The triumph of Andy Murray. The taunting of Marion Bartoli
By Tanya Gold
John Inverdale's moronic musing on the 'looks' of the women's champion was, oddly, not matched by any word on the Scotsman's nose
'That sexism exists in sport, where women thrive because they are strong, is only more offensive.' (llustration: Matthew Richardson)
One is a tale of mere triumph; the other of triumph cut with scorn. Yesterday Andy Murray finally won Wimbledon and climbed into the players' box to celebrate; Saturday on Centre Court was less edifying. As the French tennis player Marion Bartoli climbed through the crowds to hug her father after winning the women's singles title, Radio 5 Live presenter John Inverdale thought it an adequate moment to comment on her appearance – what else? "Do you think," he mused moronically, "Bartoli's dad told her when she was little, 'You're never going to be a looker, you'll never be a [Maria] Sharapova, so you have to be scrappy and fight'?"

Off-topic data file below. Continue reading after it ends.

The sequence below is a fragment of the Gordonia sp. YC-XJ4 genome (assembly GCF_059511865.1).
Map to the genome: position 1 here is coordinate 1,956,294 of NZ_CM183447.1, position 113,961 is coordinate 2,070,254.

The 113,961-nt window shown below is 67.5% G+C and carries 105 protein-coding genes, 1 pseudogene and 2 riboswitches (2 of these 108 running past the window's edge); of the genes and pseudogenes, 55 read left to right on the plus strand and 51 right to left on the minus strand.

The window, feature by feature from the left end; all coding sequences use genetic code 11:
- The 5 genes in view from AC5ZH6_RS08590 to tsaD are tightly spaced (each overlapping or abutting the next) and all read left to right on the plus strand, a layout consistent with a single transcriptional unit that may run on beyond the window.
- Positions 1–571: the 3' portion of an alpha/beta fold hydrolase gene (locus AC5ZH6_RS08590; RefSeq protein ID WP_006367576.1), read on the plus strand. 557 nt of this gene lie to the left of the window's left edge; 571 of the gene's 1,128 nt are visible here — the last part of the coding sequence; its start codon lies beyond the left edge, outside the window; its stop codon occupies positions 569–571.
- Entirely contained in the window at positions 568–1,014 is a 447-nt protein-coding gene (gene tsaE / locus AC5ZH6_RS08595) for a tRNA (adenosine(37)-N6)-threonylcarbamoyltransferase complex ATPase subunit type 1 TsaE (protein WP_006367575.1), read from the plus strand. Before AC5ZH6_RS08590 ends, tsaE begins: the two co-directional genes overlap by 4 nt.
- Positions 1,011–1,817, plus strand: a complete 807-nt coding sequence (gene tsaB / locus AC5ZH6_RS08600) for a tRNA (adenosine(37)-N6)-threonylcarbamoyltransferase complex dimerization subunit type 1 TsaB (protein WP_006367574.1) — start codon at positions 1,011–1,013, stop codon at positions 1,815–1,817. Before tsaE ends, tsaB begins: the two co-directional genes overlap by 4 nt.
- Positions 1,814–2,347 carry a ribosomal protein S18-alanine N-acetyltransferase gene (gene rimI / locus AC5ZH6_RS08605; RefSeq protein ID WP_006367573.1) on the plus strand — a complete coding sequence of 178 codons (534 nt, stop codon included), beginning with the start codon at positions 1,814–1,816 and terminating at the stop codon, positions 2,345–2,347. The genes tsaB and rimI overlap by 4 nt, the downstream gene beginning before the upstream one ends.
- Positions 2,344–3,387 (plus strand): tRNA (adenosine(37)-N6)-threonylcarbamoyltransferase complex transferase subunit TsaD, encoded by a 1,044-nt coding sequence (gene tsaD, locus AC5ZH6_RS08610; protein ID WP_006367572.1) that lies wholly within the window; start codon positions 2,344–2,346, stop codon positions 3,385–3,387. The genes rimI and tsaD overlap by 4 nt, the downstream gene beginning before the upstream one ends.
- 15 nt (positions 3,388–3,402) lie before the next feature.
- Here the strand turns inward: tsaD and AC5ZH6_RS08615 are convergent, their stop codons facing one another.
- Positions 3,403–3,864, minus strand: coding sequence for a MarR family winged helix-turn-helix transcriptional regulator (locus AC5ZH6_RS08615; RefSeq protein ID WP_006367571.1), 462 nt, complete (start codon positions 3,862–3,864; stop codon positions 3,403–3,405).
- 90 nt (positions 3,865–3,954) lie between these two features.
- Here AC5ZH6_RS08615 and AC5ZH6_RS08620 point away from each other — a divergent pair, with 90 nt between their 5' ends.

He even had the malice to place the words in her father's mouth; poor Bartoli, not even pretty enough for Daddy.
Even at this moment of exquisite delight, was Daddy ashamed of Marion's inability to incite lust in Inverdale? I did not know professional women's tennis was simply a vehicle for the expression of masculine desire in high temperatures; or that Inverdale had a right to feel aggrieved by Bartoli's appearance – which is, by the way, perfectly acceptable. (She is, if it matters, and it doesn't, pretty; but who is pretty enough in these days of dull homogenous beauty?) I do not wish that Murray had received the same grotesque treatment; but that he did not is remarkable.